Keighley’s tradespeople can help us boost the district’s skills level

Principal Kevin O’Hare and Head of Construction and Building Services, Greg Bourke, explain why experienced tradespeople can make the difference

Our town and district has a proud history of being a centre for skilled trades.

It is also well positioned, through initiatives like the Manufacturing, Engineering and Future Technologies Hub we will open later this year, to build on that reputation.

But exciting schemes like this, vital as they are, and all the theoretical knowledge we can communicate in the classroom are only half the story. While there’s no doubt that advances in AI and immersive technologies like virtual reality (VR) have improved our ability to teach practical subjects, students also need to hear from, and see, actual humans who can share their lived experience.

The need for industry-experienced teachers

West Yorkshire is currently suffering due to a scarcity of these kinds of teachers who have a wealth of industry expertise just waiting to be passed on. That, in turn, is hampering the work our college and other education and training providers are doing, not least through apprenticeships, to address the skills gaps holding our economy back.

Those gaps are real and, particularly in certain sectors, severe. The UK Trade Skills Index 2023 flagged up that the UK will need 937,000 new recruits in trades and construction, where vacancies are currently at record highs, over the next 10 years.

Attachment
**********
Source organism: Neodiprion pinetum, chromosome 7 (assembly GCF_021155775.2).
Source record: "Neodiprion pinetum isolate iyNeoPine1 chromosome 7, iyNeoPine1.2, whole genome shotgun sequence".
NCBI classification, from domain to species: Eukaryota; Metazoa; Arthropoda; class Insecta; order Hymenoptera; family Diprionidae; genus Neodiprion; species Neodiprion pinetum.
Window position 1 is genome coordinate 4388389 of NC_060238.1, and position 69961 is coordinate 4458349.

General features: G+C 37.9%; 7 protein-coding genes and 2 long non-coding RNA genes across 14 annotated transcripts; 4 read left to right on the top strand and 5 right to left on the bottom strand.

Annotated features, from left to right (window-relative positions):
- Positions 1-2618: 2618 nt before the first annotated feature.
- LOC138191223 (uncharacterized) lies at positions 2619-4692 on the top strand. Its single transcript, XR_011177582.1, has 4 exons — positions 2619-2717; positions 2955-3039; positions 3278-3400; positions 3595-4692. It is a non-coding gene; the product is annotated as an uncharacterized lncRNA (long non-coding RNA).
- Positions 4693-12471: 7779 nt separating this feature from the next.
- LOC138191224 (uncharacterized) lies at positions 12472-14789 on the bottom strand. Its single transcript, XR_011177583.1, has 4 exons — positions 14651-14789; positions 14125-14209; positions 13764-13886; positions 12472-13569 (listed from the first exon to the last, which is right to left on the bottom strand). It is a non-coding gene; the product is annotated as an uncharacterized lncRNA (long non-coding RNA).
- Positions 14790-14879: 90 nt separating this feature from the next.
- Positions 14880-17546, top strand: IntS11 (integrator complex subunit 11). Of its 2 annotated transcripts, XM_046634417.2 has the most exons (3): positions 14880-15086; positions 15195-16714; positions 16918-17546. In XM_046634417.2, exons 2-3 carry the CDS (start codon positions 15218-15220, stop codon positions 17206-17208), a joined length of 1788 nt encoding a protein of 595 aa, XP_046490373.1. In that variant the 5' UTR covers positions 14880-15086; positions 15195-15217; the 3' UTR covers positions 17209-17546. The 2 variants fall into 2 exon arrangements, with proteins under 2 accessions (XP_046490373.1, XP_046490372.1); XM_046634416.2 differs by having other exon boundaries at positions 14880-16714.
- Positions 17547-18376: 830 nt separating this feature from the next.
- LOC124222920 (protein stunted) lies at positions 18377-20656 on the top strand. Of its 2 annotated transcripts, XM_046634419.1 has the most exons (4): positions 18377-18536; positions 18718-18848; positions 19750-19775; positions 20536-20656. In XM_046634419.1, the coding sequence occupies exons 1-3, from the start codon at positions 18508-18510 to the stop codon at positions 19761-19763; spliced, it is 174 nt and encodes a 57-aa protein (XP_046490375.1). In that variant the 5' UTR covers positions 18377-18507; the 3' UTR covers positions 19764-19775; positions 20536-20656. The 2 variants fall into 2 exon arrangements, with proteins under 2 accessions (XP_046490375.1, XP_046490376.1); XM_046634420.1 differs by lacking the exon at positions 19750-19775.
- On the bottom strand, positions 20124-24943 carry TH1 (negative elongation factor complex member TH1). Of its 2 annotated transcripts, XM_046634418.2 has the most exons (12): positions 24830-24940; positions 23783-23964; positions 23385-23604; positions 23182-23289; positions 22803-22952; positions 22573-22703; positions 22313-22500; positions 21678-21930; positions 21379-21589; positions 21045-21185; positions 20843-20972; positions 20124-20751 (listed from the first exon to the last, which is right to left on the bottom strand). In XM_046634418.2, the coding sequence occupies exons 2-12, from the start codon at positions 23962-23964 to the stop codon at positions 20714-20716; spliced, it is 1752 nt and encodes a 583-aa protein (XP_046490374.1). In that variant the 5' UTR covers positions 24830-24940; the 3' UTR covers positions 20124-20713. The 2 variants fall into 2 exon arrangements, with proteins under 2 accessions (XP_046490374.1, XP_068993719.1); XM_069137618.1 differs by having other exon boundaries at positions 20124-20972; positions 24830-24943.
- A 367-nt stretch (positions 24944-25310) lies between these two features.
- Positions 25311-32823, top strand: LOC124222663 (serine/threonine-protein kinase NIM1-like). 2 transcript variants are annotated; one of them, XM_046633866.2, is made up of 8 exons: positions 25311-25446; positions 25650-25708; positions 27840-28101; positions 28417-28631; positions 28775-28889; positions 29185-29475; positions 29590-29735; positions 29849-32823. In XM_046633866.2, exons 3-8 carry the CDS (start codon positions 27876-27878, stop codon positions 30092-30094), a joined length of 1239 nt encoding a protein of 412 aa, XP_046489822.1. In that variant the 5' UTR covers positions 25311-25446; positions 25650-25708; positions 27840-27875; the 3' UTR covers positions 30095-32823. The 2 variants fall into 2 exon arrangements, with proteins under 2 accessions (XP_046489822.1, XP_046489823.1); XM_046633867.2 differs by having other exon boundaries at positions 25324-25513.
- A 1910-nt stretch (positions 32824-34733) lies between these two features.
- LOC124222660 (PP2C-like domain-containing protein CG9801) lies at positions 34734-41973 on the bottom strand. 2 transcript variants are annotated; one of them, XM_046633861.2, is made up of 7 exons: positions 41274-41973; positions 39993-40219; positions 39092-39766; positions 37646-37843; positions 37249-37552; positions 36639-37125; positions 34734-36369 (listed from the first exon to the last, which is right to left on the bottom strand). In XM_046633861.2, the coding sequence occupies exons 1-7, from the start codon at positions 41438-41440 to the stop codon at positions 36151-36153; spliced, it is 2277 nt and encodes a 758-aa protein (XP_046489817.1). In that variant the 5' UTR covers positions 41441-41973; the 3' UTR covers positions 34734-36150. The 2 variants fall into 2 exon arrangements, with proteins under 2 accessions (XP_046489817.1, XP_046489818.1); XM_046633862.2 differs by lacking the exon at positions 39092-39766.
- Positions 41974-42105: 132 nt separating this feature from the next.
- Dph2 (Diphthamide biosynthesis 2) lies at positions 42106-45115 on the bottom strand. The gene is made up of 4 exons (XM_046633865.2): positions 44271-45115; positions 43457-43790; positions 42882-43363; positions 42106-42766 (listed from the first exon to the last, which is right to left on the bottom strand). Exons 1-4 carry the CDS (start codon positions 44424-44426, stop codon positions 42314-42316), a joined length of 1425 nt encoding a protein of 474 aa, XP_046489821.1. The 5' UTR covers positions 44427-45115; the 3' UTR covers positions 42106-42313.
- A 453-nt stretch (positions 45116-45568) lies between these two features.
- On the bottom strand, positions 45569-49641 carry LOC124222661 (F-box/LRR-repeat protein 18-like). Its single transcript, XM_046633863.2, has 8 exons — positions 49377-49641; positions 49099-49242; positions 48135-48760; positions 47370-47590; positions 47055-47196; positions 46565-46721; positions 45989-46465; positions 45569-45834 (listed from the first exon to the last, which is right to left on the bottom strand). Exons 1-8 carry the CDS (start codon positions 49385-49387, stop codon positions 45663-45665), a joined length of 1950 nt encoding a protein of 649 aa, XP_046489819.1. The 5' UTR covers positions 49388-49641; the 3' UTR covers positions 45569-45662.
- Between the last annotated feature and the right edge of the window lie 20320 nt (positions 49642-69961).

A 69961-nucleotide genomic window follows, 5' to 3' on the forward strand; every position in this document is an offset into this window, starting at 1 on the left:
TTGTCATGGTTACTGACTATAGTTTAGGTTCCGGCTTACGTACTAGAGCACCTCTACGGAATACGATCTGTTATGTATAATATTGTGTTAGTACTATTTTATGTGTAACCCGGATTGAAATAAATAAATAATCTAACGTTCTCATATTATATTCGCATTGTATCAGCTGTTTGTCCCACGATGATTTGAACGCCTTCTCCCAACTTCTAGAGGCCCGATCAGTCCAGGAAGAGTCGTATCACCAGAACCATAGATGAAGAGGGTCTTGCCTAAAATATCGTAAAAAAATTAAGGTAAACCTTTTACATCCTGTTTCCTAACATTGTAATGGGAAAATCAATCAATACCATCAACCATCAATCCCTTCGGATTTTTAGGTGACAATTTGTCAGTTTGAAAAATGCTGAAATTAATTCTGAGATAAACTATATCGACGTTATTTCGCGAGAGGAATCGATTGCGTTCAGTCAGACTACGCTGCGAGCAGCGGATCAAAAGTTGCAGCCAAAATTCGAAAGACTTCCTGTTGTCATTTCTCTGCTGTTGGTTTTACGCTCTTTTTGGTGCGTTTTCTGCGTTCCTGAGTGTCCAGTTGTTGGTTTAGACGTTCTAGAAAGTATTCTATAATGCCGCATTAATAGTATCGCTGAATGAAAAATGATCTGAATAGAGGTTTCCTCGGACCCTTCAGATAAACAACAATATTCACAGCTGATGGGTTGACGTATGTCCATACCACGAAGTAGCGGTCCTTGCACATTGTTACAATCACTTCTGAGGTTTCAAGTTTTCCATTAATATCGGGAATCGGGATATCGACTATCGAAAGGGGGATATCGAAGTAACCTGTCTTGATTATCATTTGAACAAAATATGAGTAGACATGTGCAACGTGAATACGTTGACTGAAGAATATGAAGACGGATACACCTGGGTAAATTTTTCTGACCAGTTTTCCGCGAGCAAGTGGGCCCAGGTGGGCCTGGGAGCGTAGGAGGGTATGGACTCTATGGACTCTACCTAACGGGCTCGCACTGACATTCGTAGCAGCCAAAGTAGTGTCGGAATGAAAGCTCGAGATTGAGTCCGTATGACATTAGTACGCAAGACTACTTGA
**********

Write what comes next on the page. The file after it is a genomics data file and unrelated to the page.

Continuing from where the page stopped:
That makes the effort we put into creating a pipeline of newly skilled tradespeople to replace those who are retiring all the more important. Demand to study these subjects is actually high but our ability to train is being hindered because there aren’t enough teachers with the required industry experience.

This shortage could well lead to a decline in the number of apprentices entering these trades and, ultimately, translate into a shortage of qualified tradespeople.

A time for action

Our top priority has to be the recruitment of key further education staff, with suitable industry experience, to support and drive training. A collaborative approach involving closer working relationships with the sector is crucial to achieve this.

We are proud to have already developed a strong partnership with the local engineering and manufacturing industry, and enjoy fruitful partnerships with firms like Ex-Pressed Steel Panels, Teconnex, Produmax, Byworth Boilers and Acorn Stairlifts. To solve this teaching crisis, we need to build on that while forging similar bonds with electrical and construction service businesses.

How you can help the next generation

A major part of the challenge is to convince tradespeople that they actually have something to offer in the educational space. Many don’t necessarily see themselves as educators and, while wanting to help, perhaps feel they lack the expertise or confidence to teach – especially if they had negative experiences at school.

If that sounds like you then we have a very simple message: it doesn’t matter to us what your O Levels or GCSEs were, we just need individuals who feel they can give something back, engage with young people and communicate the things they’ve learnt from doing their everyday jobs. It’s about making it understandable to the young people who come to us and, in turn, our students have so much respect for those who have ‘walked the walk’.

The time to act is now and here at college we’ll be doing just that on Tuesday 14 May, when we’ll be inviting electricians and plumbers to pop in, see what we do, and find out about getting involved in the wonderfully rewarding world of teaching. To find out more about our Brew and Trades Chat visit .